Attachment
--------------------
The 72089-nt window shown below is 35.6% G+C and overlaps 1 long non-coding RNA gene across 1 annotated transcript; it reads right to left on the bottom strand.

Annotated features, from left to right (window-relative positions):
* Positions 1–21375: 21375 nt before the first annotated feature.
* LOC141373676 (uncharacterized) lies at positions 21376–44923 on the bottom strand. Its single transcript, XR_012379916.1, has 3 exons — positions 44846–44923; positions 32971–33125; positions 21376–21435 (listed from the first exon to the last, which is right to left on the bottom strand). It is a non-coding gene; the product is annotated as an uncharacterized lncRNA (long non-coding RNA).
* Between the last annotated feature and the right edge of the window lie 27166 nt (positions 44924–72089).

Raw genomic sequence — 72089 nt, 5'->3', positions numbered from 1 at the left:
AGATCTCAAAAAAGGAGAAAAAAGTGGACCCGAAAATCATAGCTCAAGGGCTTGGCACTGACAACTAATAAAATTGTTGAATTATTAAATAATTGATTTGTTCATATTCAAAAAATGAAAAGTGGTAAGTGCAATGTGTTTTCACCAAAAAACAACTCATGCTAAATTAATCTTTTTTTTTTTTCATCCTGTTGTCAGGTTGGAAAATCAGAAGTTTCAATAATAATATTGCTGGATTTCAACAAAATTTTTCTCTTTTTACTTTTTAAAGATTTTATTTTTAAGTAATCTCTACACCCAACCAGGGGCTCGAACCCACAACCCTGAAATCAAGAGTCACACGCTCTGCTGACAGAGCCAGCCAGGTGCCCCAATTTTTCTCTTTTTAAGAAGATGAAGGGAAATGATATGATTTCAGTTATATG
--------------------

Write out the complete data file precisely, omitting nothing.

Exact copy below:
The 72089-nt window shown below is 35.6% G+C and overlaps 1 long non-coding RNA gene across 1 annotated transcript; it reads right to left on the bottom strand.

Annotated features, from left to right (window-relative positions):
* Positions 1–21375: 21375 nt before the first annotated feature.
* LOC141373676 (uncharacterized) lies at positions 21376–44923 on the bottom strand. Its single transcript, XR_012379916.1, has 3 exons — positions 44846–44923; positions 32971–33125; positions 21376–21435 (listed from the first exon to the last, which is right to left on the bottom strand). It is a non-coding gene; the product is annotated as an uncharacterized lncRNA (long non-coding RNA).
* Between the last annotated feature and the right edge of the window lie 27166 nt (positions 44924–72089).

Raw genomic sequence — 72089 nt, 5'->3', positions numbered from 1 at the left:
AGATCTCAAAAAAGGAGAAAAAAGTGGACCCGAAAATCATAGCTCAAGGGCTTGGCACTGACAACTAATAAAATTGTTGAATTATTAAATAATTGATTTGTTCATATTCAAAAAATGAAAAGTGGTAAGTGCAATGTGTTTTCACCAAAAAACAACTCATGCTAAATTAATCTTTTTTTTTTTTCATCCTGTTGTCAGGTTGGAAAATCAGAAGTTTCAATAATAATATTGCTGGATTTCAACAAAATTTTTCTCTTTTTACTTTTTAAAGATTTTATTTTTAAGTAATCTCTACACCCAACCAGGGGCTCGAACCCACAACCCTGAAATCAAGAGTCACACGCTCTGCTGACAGAGCCAGCCAGGTGCCCCAATTTTTCTCTTTTTAAGAAGATGAAGGGAAATGATATGATTTCAGTTATATG